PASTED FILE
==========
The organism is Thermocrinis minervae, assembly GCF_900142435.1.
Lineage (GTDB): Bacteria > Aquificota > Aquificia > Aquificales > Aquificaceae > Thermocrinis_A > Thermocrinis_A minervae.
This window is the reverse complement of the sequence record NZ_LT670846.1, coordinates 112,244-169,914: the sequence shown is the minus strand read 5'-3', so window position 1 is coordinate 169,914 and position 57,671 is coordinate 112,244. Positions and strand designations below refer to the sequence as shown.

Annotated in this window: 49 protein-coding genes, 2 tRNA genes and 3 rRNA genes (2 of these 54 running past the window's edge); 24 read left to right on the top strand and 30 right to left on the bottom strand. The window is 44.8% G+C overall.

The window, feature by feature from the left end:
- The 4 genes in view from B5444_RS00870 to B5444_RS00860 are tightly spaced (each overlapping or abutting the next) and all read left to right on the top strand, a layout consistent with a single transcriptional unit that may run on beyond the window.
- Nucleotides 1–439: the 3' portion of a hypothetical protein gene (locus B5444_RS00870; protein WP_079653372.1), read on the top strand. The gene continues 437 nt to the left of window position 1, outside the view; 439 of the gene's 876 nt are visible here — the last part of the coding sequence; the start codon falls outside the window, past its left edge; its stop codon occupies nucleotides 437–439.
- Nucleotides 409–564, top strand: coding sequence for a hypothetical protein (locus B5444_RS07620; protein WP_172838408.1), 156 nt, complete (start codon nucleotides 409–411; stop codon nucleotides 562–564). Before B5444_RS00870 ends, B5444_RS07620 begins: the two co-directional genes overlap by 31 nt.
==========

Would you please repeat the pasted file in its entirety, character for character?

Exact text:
The organism is Thermocrinis minervae, assembly GCF_900142435.1.
Lineage (GTDB): Bacteria > Aquificota > Aquificia > Aquificales > Aquificaceae > Thermocrinis_A > Thermocrinis_A minervae.
This window is the reverse complement of the sequence record NZ_LT670846.1, coordinates 112,244-169,914: the sequence shown is the minus strand read 5'-3', so window position 1 is coordinate 169,914 and position 57,671 is coordinate 112,244. Positions and strand designations below refer to the sequence as shown.

Annotated in this window: 49 protein-coding genes, 2 tRNA genes and 3 rRNA genes (2 of these 54 running past the window's edge); 24 read left to right on the top strand and 30 right to left on the bottom strand. The window is 44.8% G+C overall.

The window, feature by feature from the left end:
- The 4 genes in view from B5444_RS00870 to B5444_RS00860 are tightly spaced (each overlapping or abutting the next) and all read left to right on the top strand, a layout consistent with a single transcriptional unit that may run on beyond the window.
- Nucleotides 1–439: the 3' portion of a hypothetical protein gene (locus B5444_RS00870; protein WP_079653372.1), read on the top strand. The gene continues 437 nt to the left of window position 1, outside the view; 439 of the gene's 876 nt are visible here — the last part of the coding sequence; the start codon falls outside the window, past its left edge; its stop codon occupies nucleotides 437–439.
- Nucleotides 409–564, top strand: coding sequence for a hypothetical protein (locus B5444_RS07620; protein WP_172838408.1), 156 nt, complete (start codon nucleotides 409–411; stop codon nucleotides 562–564). Before B5444_RS00870 ends, B5444_RS07620 begins: the two co-directional genes overlap by 31 nt.